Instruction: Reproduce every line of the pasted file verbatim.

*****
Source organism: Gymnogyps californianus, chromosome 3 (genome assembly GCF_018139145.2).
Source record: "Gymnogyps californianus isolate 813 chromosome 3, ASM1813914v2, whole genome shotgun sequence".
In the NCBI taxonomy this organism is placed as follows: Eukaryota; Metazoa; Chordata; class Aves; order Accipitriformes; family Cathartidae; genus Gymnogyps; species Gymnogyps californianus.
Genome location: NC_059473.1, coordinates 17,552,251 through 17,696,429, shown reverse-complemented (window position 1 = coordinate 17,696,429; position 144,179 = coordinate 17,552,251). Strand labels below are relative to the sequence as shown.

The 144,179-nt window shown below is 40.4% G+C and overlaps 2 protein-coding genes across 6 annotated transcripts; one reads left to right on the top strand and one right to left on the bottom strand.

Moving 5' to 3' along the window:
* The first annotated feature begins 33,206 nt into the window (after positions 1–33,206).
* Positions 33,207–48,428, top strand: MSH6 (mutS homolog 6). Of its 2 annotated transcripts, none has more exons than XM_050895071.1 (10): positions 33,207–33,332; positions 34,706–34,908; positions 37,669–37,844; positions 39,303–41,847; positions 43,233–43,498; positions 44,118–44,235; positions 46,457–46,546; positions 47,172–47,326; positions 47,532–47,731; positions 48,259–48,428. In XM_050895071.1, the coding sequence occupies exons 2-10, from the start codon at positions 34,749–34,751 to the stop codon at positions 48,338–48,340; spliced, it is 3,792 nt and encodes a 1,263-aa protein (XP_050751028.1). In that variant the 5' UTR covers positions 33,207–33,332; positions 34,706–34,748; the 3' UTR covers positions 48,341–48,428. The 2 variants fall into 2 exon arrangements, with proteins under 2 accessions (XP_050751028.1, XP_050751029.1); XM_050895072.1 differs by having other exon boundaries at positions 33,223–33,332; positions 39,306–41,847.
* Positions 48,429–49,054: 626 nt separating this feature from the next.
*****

Source organism: Gymnogyps californianus, chromosome 3 (genome assembly GCF_018139145.2).
Source record: "Gymnogyps californianus isolate 813 chromosome 3, ASM1813914v2, whole genome shotgun sequence".
In the NCBI taxonomy this organism is placed as follows: Eukaryota; Metazoa; Chordata; class Aves; order Accipitriformes; family Cathartidae; genus Gymnogyps; species Gymnogyps californianus.
Genome location: NC_059473.1, coordinates 17,552,251 through 17,696,429, shown reverse-complemented (window position 1 = coordinate 17,696,429; position 144,179 = coordinate 17,552,251). Strand labels below are relative to the sequence as shown.

The 144,179-nt window shown below is 40.4% G+C and overlaps 2 protein-coding genes across 6 annotated transcripts; one reads left to right on the top strand and one right to left on the bottom strand.

Moving 5' to 3' along the window:
* The first annotated feature begins 33,206 nt into the window (after positions 1–33,206).
* Positions 33,207–48,428, top strand: MSH6 (mutS homolog 6). Of its 2 annotated transcripts, none has more exons than XM_050895071.1 (10): positions 33,207–33,332; positions 34,706–34,908; positions 37,669–37,844; positions 39,303–41,847; positions 43,233–43,498; positions 44,118–44,235; positions 46,457–46,546; positions 47,172–47,326; positions 47,532–47,731; positions 48,259–48,428. In XM_050895071.1, the coding sequence occupies exons 2-10, from the start codon at positions 34,749–34,751 to the stop codon at positions 48,338–48,340; spliced, it is 3,792 nt and encodes a 1,263-aa protein (XP_050751028.1). In that variant the 5' UTR covers positions 33,207–33,332; positions 34,706–34,748; the 3' UTR covers positions 48,341–48,428. The 2 variants fall into 2 exon arrangements, with proteins under 2 accessions (XP_050751028.1, XP_050751029.1); XM_050895072.1 differs by having other exon boundaries at positions 33,223–33,332; positions 39,306–41,847.
* Positions 48,429–49,054: 626 nt separating this feature from the next.